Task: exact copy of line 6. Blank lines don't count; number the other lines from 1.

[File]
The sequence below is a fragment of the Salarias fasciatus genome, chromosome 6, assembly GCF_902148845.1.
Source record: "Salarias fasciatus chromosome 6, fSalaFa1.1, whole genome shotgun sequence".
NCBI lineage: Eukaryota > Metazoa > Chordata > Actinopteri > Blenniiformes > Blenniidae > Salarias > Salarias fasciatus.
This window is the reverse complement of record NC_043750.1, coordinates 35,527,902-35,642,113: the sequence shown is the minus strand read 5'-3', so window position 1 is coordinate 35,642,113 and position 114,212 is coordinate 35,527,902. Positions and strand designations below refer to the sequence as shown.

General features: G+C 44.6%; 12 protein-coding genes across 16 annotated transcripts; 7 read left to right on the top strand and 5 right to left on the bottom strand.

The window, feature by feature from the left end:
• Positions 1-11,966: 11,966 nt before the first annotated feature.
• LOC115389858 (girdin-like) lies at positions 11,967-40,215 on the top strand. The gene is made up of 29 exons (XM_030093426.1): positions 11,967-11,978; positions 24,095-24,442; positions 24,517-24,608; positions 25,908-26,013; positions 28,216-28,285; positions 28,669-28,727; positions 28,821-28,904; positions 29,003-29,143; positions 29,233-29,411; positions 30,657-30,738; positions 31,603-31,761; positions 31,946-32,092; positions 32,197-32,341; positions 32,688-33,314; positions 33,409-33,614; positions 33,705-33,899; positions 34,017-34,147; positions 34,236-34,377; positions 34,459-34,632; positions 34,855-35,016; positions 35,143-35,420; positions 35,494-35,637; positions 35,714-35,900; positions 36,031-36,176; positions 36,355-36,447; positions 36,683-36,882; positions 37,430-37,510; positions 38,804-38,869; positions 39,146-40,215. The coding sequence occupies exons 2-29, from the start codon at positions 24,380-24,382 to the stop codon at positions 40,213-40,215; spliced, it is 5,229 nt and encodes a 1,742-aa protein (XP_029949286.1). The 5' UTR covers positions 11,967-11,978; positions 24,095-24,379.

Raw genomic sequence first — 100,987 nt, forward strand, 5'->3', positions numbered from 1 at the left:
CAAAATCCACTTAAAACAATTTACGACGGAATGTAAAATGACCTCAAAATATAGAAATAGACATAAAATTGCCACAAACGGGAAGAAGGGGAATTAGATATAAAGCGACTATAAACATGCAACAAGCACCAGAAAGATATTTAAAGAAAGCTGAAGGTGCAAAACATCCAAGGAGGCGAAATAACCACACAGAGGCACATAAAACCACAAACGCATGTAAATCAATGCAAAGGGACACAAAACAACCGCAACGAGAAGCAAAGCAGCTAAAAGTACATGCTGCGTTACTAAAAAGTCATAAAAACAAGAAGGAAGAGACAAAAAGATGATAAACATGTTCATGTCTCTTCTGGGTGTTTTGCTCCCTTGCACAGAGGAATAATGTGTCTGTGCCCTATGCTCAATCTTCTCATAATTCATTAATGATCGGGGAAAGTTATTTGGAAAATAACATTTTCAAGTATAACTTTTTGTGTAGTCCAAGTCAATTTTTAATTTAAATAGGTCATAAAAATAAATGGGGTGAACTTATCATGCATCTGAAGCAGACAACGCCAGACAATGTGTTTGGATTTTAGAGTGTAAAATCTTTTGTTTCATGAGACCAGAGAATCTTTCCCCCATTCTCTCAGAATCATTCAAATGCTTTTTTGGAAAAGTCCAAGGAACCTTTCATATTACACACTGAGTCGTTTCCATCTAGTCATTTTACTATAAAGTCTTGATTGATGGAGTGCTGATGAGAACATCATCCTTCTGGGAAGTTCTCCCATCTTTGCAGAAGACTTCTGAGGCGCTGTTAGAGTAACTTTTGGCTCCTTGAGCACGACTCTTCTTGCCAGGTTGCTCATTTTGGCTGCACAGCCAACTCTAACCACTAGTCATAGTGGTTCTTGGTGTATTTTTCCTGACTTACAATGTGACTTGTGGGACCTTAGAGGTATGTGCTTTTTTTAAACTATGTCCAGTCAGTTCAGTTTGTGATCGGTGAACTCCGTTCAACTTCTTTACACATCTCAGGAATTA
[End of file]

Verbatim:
The window, feature by feature from the left end: